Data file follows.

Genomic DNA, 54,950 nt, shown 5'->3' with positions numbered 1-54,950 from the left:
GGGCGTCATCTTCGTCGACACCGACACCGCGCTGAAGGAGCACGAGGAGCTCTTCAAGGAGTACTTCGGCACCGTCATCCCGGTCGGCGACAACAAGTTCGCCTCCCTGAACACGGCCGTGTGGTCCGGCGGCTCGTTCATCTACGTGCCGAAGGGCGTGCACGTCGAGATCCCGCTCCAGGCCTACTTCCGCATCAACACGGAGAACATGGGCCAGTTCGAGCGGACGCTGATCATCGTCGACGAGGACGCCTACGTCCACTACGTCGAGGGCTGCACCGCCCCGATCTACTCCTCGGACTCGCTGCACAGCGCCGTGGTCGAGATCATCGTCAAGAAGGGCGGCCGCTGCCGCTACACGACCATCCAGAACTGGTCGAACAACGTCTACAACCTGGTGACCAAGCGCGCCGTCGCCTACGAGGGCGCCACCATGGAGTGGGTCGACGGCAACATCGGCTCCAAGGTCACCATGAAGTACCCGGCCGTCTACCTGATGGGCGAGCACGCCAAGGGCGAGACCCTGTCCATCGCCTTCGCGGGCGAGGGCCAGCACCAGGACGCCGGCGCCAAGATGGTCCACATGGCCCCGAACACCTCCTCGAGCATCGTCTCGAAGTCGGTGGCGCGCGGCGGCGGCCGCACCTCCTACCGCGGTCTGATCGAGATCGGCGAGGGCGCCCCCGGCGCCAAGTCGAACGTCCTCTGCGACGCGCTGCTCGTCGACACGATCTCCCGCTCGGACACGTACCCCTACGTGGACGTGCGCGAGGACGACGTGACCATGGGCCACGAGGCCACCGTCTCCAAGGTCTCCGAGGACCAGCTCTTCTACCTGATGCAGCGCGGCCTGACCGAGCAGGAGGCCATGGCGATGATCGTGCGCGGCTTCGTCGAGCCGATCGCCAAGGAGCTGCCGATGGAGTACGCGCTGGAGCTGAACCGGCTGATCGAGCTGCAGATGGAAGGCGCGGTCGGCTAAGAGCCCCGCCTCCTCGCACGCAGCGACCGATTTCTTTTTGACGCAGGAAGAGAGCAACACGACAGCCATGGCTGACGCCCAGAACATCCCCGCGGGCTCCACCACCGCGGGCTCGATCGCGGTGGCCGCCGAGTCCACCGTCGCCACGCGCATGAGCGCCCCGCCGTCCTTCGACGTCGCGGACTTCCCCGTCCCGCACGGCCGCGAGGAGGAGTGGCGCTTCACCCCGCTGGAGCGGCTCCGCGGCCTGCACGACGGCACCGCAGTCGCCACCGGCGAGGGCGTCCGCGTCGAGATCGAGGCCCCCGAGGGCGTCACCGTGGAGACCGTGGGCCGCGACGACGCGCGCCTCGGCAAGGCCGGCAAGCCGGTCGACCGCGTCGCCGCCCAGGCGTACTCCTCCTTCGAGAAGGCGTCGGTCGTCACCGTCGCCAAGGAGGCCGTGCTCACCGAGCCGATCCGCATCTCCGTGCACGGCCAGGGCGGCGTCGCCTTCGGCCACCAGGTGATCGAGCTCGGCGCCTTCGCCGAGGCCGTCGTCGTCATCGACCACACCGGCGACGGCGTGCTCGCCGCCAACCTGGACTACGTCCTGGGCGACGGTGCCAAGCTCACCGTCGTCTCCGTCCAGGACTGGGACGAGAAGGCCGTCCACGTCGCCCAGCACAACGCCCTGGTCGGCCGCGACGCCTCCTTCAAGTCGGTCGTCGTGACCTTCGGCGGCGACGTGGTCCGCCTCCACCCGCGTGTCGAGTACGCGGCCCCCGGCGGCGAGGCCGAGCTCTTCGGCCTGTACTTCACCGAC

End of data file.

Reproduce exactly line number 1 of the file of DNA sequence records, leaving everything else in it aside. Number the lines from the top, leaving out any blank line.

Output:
Genomic DNA, 54,950 nt, shown 5'->3' with positions numbered 1-54,950 from the left: